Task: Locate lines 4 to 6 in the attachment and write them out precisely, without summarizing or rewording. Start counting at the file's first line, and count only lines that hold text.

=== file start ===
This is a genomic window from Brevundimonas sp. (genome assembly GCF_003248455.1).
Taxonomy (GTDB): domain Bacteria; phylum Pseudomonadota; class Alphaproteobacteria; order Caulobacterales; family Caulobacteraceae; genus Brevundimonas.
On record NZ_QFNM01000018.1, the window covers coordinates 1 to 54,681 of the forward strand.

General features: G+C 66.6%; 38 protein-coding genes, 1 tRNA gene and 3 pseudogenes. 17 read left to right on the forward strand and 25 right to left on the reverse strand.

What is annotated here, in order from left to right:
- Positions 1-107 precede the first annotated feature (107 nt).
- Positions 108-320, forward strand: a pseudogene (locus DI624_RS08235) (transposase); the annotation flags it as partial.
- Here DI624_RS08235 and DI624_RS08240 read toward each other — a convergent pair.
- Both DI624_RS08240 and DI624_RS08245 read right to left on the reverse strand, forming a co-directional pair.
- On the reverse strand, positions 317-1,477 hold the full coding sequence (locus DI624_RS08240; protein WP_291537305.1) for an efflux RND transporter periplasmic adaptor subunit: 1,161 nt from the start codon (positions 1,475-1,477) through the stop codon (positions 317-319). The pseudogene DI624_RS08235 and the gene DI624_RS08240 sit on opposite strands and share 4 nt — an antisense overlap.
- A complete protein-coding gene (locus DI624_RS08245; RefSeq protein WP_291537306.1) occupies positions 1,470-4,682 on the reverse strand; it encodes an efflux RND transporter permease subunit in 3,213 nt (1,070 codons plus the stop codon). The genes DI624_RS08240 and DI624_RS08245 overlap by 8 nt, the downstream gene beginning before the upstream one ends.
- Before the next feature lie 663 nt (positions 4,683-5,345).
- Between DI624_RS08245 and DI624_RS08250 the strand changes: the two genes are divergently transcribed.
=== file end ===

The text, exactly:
General features: G+C 66.6%; 38 protein-coding genes, 1 tRNA gene and 3 pseudogenes. 17 read left to right on the forward strand and 25 right to left on the reverse strand.

What is annotated here, in order from left to right:
- Positions 1-107 precede the first annotated feature (107 nt).